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COLUMN: Councillors should get no special treatment with street naming

'Doesn’t this action, which still needs final approval Oct. 4, seem self-serving?' asks city hall reporter
Sam Cancilla Park in Barrie, named after the late city councillor.

Sometimes our politicians can’t see the forest for the trees, as that old chestnut of a saying goes.

Such is the case with Barrie councillors taking steps to re-establish the policy of naming new streets after elected members of city council, and automatically adding the title and name of elected members of the 2022-26 Barrie council (this one) and onward (future ones) to the street naming registry — if they do not already have a park, bridge or facility named after them.

Really? And doesn’t this action, which still needs final approval Oct. 4, seem self-serving?

I don’t think it’s necessarily meant to be, but perception has become reality in this day and age, even for city politicians.

This doesn’t mean all 11 members of this council will get streets named after them, just that they could be automatically considered, eventually, by this council and future ones.

All of which begs the question: Why should new city streets be named after politicians?

Some undoubtedly deserve to have streets named after them, for good and/or long service to the city.

Former mayors Janice Laking (1988-2000) and Jeff Lehman (2010-2022) come to mind, as does former Ward 4 councillor (and deputy mayor) Barry Ward (2000-2022).

The late Sam Cancilla (on council 1985-1991) deserves having a park named after him (it’s on Dunlop Street East) not only for long and good service, but for calling, at a council meeting, two councillors “manure machines,” refusing to apologize or withdraw his comments, and getting kicked out of the meeting by Laking.

I could (but won’t) also name several former councillors, and mayors, who shouldn’t have their names on Barrie streets, not necessarily because they are bad people or poor politicians, but because just being a council member shouldn’t get your John Henry on the naming registry for a city street sign.

Or even considered, it says here.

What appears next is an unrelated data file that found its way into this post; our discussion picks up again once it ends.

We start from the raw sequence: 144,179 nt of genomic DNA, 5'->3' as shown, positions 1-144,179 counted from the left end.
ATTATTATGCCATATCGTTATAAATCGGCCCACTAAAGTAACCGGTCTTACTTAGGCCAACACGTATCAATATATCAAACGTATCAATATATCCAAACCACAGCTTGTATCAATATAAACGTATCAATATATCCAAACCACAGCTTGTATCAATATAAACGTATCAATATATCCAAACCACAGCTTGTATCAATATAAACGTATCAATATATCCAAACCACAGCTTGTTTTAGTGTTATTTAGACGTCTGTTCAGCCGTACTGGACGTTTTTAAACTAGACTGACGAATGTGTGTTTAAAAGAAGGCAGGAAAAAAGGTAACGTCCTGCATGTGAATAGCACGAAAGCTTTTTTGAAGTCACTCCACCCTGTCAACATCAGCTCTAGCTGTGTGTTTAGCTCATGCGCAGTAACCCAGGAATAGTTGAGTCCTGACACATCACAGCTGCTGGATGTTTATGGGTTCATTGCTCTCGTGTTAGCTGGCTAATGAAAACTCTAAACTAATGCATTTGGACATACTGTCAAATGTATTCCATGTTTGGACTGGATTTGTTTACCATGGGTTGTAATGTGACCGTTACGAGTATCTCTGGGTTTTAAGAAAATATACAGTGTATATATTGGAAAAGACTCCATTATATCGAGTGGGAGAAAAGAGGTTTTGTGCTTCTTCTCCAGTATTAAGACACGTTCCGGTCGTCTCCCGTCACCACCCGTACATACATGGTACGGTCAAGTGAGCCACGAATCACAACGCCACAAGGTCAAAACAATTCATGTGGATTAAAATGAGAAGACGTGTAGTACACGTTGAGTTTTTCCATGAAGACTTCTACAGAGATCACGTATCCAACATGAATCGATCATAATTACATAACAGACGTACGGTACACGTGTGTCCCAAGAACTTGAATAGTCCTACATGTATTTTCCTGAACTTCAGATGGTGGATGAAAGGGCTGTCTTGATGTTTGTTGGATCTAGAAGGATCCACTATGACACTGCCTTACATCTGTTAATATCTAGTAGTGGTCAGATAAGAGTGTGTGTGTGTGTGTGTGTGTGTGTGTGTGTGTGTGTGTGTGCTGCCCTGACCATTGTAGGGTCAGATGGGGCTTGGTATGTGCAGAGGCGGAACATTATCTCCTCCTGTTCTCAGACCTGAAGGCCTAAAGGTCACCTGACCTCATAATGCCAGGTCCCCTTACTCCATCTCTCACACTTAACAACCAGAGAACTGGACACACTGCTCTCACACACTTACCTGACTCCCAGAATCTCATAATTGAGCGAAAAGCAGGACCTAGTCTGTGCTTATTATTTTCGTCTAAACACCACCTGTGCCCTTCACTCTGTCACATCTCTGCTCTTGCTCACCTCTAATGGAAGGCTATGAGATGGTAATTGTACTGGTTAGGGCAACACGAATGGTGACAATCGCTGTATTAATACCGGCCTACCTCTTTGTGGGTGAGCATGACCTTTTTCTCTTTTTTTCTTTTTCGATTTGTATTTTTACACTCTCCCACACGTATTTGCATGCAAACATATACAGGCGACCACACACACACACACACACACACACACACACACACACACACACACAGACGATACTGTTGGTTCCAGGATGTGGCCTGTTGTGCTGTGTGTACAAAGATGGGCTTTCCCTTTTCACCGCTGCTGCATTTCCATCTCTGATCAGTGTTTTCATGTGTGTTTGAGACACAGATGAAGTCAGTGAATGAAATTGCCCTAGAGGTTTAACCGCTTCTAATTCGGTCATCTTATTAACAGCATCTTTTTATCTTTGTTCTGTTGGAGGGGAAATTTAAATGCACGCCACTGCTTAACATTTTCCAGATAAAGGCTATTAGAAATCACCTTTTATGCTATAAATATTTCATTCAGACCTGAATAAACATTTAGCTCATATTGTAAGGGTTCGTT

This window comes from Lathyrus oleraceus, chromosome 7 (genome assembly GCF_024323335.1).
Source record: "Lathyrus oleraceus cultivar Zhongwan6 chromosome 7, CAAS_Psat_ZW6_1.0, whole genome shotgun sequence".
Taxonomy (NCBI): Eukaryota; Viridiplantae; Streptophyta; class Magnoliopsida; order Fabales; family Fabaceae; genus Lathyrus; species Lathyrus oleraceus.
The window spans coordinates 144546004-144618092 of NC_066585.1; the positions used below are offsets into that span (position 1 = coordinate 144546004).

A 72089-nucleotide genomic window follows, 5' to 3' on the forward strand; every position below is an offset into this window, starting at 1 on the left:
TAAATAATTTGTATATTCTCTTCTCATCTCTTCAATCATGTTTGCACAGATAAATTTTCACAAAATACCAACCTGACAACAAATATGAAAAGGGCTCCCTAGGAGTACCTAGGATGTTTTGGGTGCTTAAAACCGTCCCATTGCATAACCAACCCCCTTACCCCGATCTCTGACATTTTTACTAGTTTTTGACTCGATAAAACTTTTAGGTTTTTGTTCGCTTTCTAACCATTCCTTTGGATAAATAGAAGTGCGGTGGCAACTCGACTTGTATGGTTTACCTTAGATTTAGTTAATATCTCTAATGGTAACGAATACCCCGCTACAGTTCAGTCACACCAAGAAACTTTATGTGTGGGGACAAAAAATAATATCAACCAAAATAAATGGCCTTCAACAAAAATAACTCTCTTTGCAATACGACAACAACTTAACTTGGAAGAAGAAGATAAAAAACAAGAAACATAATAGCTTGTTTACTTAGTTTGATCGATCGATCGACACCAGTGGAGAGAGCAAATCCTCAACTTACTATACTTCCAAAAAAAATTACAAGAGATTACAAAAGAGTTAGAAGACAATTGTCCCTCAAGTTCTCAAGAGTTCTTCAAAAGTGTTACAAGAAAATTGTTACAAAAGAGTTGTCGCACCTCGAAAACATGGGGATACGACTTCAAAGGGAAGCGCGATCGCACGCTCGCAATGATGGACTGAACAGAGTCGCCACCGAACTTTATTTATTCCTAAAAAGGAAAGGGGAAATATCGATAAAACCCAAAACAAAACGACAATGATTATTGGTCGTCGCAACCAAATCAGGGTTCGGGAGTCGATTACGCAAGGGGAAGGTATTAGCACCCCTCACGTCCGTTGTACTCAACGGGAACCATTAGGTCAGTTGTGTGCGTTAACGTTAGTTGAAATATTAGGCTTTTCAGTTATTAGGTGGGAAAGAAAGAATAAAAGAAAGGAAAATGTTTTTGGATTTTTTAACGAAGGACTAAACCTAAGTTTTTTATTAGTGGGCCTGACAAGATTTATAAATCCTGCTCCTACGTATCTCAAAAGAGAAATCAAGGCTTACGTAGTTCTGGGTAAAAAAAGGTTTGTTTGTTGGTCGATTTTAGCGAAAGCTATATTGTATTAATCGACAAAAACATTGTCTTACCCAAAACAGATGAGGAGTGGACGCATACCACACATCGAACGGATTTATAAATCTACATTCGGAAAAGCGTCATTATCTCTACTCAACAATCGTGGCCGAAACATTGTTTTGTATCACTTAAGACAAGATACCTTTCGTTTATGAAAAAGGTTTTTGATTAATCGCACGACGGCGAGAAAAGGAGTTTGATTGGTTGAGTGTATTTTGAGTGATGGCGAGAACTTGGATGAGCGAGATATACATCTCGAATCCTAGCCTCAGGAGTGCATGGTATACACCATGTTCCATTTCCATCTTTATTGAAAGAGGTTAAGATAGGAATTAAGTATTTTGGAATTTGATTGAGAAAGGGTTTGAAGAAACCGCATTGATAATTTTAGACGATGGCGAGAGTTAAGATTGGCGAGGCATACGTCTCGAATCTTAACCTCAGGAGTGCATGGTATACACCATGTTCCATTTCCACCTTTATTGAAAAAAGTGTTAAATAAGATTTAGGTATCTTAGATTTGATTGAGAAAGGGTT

It’s not that the majority of Barrie councillors don’t do good work, in their own way, or at least try to.

But first, they’re councillors because they want to be and feel they have something to give to the community. Give.

Second, they do get paid. Not handsomely, but on average, fairly.

And third, some use city politics as a stepping stone toward federal and provincial politics, which is where the real money is.

I could give you that list here, too, but it’s pretty common knowledge.

At this point, you might be thinking, ‘What do reporters know about being a city councillor?’

Fair point.

And I often judge councillors on how quotable they are (I write news stories) or if they ask questions at meetings that are answered in the third paragraph of the staff report dealing with the matter at hand, which means homework has not been done. (I rarely quote councillors who just ask questions.)

But if you can’t say something interesting and you don’t do your reading, you shouldn’t get your name on a street sign.

That’s an opinion, again from my perspective.

Barrie’s policy states any street naming for a councillor on the registry only takes place when that individual is deceased, and that it’s approved by the council of the day. Or words to that effect.

It’s unclear if the new motion allows streets to be named after councillors before they die, although it doesn’t say so specifically.

There is also some concern about naming a Barrie street after a councillor, and then discovering he or she had something nefarious in her or his background that would necessitate a name change.

To be fair, there is more to this matter than just naming streets after city councillors.

Also being considered is a motion that city staff review the existing list of names for originality, appropriateness and representation of the community and its residents (to weed out the bad eggs?) and that staff enact a policy that any Barrie resident who served in the Canadian Armed Forces and is killed in action, or served on a fire, paramedic or police department and is killed on the line of duty, have their last name added automatically to the street naming registry, again if a park, bridge or facility is not already named after them.

Fair enough.

But surely to heavens with all the committees this city council has, one of them could look at or ask for or research names of people in Barrie’s past or present who should have a street named after them.

City councillors could be slotted nicely right in there, just not automatically.

Right with the rest of Barrie residents, that is.

Bob Bruton covers city council for BarrieToday. Part of his job is to report on even well-intentioned ideas that might become poor policy.